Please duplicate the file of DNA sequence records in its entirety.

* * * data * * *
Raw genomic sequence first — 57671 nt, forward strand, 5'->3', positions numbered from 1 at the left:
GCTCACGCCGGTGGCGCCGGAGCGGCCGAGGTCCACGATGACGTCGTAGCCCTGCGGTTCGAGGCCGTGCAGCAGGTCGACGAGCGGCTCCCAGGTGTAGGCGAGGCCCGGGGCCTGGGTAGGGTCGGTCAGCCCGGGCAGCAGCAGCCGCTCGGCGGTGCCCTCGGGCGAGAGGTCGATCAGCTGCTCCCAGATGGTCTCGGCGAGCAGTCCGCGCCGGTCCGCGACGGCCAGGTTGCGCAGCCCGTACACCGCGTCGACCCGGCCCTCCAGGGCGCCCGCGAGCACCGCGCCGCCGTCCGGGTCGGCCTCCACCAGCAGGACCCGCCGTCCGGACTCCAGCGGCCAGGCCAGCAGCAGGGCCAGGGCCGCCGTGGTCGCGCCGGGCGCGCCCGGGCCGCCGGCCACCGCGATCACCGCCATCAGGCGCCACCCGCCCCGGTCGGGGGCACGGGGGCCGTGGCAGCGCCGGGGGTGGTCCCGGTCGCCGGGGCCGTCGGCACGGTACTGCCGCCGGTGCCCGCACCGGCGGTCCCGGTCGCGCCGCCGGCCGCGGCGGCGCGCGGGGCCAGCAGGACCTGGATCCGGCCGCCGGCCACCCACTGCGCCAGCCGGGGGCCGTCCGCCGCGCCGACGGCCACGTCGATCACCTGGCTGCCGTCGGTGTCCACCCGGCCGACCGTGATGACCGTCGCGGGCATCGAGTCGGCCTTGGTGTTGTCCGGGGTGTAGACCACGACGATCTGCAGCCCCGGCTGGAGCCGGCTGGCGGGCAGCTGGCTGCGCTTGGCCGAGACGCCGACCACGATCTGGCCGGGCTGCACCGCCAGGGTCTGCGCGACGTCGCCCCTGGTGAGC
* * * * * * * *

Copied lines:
Raw genomic sequence first — 57671 nt, forward strand, 5'->3', positions numbered from 1 at the left:
GCTCACGCCGGTGGCGCCGGAGCGGCCGAGGTCCACGATGACGTCGTAGCCCTGCGGTTCGAGGCCGTGCAGCAGGTCGACGAGCGGCTCCCAGGTGTAGGCGAGGCCCGGGGCCTGGGTAGGGTCGGTCAGCCCGGGCAGCAGCAGCCGCTCGGCGGTGCCCTCGGGCGAGAGGTCGATCAGCTGCTCCCAGATGGTCTCGGCGAGCAGTCCGCGCCGGTCCGCGACGGCCAGGTTGCGCAGCCCGTACACCGCGTCGACCCGGCCCTCCAGGGCGCCCGCGAGCACCGCGCCGCCGTCCGGGTCGGCCTCCACCAGCAGGACCCGCCGTCCGGACTCCAGCGGCCAGGCCAGCAGCAGGGCCAGGGCCGCCGTGGTCGCGCCGGGCGCGCCCGGGCCGCCGGCCACCGCGATCACCGCCATCAGGCGCCACCCGCCCCGGTCGGGGGCACGGGGGCCGTGGCAGCGCCGGGGGTGGTCCCGGTCGCCGGGGCCGTCGGCACGGTACTGCCGCCGGTGCCCGCACCGGCGGTCCCGGTCGCGCCGCCGGCCGCGGCGGCGCGCGGGGCCAGCAGGACCTGGATCCGGCCGCCGGCCACCCACTGCGCCAGCCGGGGGCCGTCCGCCGCGCCGACGGCCACGTCGATCACCTGGCTGCCGTCGGTGTCCACCCGGCCGACCGTGATGACCGTCGCGGGCATCGAGTCGGCCTTGGTGTTGTCCGGGGTGTAGACCACGACGATCTGCAGCCCCGGCTGGAGCCGGCTGGCGGGCAGCTGGCTGCGCTTGGCCGAGACGCCGACCACGATCTGGCCGGGCTGCACCGCCAGGGTCTGCGCGACGTCGCCCCTGGTGAGC